A new chapter in our reading journey

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A new chapter in our reading journey

Just last week, we returned some books to the local library (mine and our 8yos).  I love visiting the library with her.  I always have.  It literally opens up a whole world of imagination.

On this visit though, she said she was running out of books to read.  She’s read all the Rainbow Magic books, all the Harry Potter books and various other series.  So, we asked the nice man behind the desk what level would be suitable for a fluent nearly 9 year old to read.  And we were shown the Teenage Junior (TJ) shelf while being told to leave the Teenage Advanced (TA) section for now.  I could almost feel our daughter’s disappointment as she looked at the 4 shelves of the TJ section.  Not many books there when you’re used to browsing through what seems like a whole world of imagination.  Still, we can order books in from other branches and I’m sure they’ll have some sort of reading challenge to keep her going through the summer.

A New Chapter in our Reading Journey

Magical memories as we enter a new phase

While she browsed, I sat on the little toddler seat next to the board books and had a little think to myself.  The days of reading out loud to her, the same books over and over and over again came to me.  The days of her sounding out her first school books, learning phonics and learning to blend the sounds.  Magical memories.

We still have a bedtime story and I’ve recently got the reading bug again and started reading actual books again – partly for my own relaxation but partly to encourage her to continue.  With all the distractions in our childrens’ lives, reading can easily be put on the back-burner.  So at bedtime, because she now reads chapter books with few (if any) pictures or drawings, we only read a couple of pages.  Her school has a 20 minutes a day reading challenge.  She easily manages this because she reads at breakfast too but we incorporate into her bedtime routine, which I love and so does she.  So after I’ve read 2 pages and kissed her goodnight (on her still oh-so-soft cheek) and showered her with a hundred kisses all over her beautiful face, I give her 20 minutes.  She often uses this time to read to her teddies and role play.  She clearly needs this little bit of time to process the day.  Long may it continue.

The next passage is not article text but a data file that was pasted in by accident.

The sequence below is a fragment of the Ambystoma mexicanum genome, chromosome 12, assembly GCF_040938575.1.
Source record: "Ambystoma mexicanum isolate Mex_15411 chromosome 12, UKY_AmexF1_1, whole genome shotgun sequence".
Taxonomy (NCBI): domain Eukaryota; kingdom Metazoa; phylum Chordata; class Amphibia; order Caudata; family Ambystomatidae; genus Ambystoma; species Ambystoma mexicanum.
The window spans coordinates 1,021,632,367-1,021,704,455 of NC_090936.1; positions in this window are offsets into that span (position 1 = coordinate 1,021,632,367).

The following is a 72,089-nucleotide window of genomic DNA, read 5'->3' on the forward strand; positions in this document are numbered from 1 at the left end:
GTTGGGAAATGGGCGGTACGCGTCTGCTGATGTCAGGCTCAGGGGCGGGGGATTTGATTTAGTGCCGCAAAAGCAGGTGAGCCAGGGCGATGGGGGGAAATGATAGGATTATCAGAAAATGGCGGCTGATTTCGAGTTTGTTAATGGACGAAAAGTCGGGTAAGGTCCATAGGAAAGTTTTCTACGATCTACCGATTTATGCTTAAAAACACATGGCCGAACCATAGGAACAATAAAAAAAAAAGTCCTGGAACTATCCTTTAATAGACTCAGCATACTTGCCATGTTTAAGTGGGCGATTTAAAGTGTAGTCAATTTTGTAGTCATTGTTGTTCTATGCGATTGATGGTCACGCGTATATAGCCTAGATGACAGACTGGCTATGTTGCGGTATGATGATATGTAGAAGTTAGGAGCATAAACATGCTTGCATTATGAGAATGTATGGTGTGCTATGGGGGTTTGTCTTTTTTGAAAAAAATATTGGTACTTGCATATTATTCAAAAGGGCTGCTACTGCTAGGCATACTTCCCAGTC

Times to cherish

Then we often have the panic of her losing her unicorn bookmark among her duvet and the handful mountain of teddies.  It’s the one she cut out from a template in a magazine.  There are 2 others but it has to be the unicorn one.  Eventually, all is still and I often pop up to our room for something and can hear her little voice being narrator.  It’s these times, after a busy day, that I cherish and I never want to end.  But I know they will.

Until they end, I’ll continue to indulge us both in a quick read and then let her enter her own world with her teddies, the characters from the book and feed her imagination as she slowly drifts off to her dreams for the night, wherever they may take her.

Has your child run out of reading material?  Do you use your local library?  I’d love to kmow!  Comment below or tweet me @AllSortsHere .

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The Library Archives and a Love of Books

Our little girl has a love of books and was really excited to browse the books at her school’s week of hosting the travelling book fair.  She had been promised a new book from us and after a quick perusal of the shelves, made a bee-line for What the Ladybird Heard Next
by Julia Donaldson.

The library archives and world book day reading literacy history books 2